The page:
Save this as “rpi-dcmotor.py” or any other filename, as long as it ends with the “.py” file extension. Shut down your Raspberry Pi after this.
2. Building the Circuit
- Moving on to the L298N motor controller module, if you look at the header pins, you should see jumper headers connecting the ENA and ENB pins to each 5V pin. Remove these jumper headers from the board.
Note: These jumper pins automatically connect the EN pins to 5V, “enabling” you to control the circuit through the IN pins. While you’re still supposed to pass electricity through this pin, the 5V may cause some problems for the Raspberry Pi, which is meant to use 3.3V instead of 5V. Plus, connecting these pins to the Raspberry Pi lets you control the motors’ speeds later on.
- Use female-to-female jumper wires to connect the header pins to the Raspberry Pi. For this guide, you’ll have to connect them to these Raspberry Pi pins:
- IN1 = pin 7
- IN2 = pin 11
- ENA = pin 13
- IN3 = pin 8
- IN4 = pin 10
- ENB = pin 12
Tip: To find out which pin number is which on the Raspberry Pi, hold it so that the GPIO pins sit to the right. Those are the tiny metal bits standing on a black tray. Then, if you look at the top left pin from that tray, that’s pin 1. To its right is pin 2. Below pin 1 is pin 3, and so on.
- Connect a jumper wire to the L298N’s GND screw terminal. On the Raspberry Pi, connect the other side of this jumper wire to pin 9.
- For the motors, you can insert them in any direction you want. Just make sure that motor 1 is connected to OUT1 and OUT2, and motor 2 to OUT3 and OUT4.
Note: most DC motors usually don’t have soldered wires. You can solder them on your own. Any gauge can work, but stranded copper wires work best.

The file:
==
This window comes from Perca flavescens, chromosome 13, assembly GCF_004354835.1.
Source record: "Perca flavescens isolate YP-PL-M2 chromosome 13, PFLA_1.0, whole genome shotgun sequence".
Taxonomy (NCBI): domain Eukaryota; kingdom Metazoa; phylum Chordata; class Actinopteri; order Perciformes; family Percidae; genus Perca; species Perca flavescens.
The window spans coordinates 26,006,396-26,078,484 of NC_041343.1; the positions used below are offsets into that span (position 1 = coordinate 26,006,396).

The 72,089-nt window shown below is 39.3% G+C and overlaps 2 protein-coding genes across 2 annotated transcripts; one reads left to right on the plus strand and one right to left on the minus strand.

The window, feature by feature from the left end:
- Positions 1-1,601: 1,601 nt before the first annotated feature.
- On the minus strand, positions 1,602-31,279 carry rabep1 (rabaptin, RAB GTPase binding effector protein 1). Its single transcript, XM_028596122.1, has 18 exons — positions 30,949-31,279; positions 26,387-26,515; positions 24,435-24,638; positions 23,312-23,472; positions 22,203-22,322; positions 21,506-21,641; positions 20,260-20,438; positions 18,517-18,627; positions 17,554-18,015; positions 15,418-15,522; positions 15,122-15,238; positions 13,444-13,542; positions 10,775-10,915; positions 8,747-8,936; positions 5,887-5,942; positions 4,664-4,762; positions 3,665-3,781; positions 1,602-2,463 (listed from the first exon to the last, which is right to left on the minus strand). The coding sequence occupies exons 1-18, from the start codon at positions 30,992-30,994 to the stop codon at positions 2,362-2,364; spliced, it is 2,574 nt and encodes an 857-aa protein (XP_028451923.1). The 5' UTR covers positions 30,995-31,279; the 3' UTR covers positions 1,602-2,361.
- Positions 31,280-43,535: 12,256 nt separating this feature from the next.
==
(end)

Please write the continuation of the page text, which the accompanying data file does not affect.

- For the power supply, first make sure that it’s turned off or disconnected. Point the positive part to the “+12V” side and the negative part to GND, along with the GND jumper wire to the Raspberry Pi.
3. Making It Work
You can start the code by running the script on the terminal. But before that, you have to add power to the L298N module.
The L298N DC motor controller module can take any DC power source as long as it does not exceed 45V. Availability-wise, it would be easier to use a 9V battery with a DC barrel jack connected to the module’s power terminals.
You also don’t have to worry about the 9V battery ruining your Raspberry Pi. The L298N module uses a special chip called a MOSFET that works like a low-power relay, becoming an electric switch that keeps your pins somewhat isolated from the power supply.
Putting Everything Together
How does emitting electricity from one pin makes a DC motor spin? Let’s delve a little deeper into how we’re making the motors spin.
Controlling Motor Spin
The L298N motor controller module uses multiple electric switches to control the spin of a motor. You can think of these switches as something like a wall switch, except they don’t use fingers to work – they use the 3.3V from the Raspberry Pi.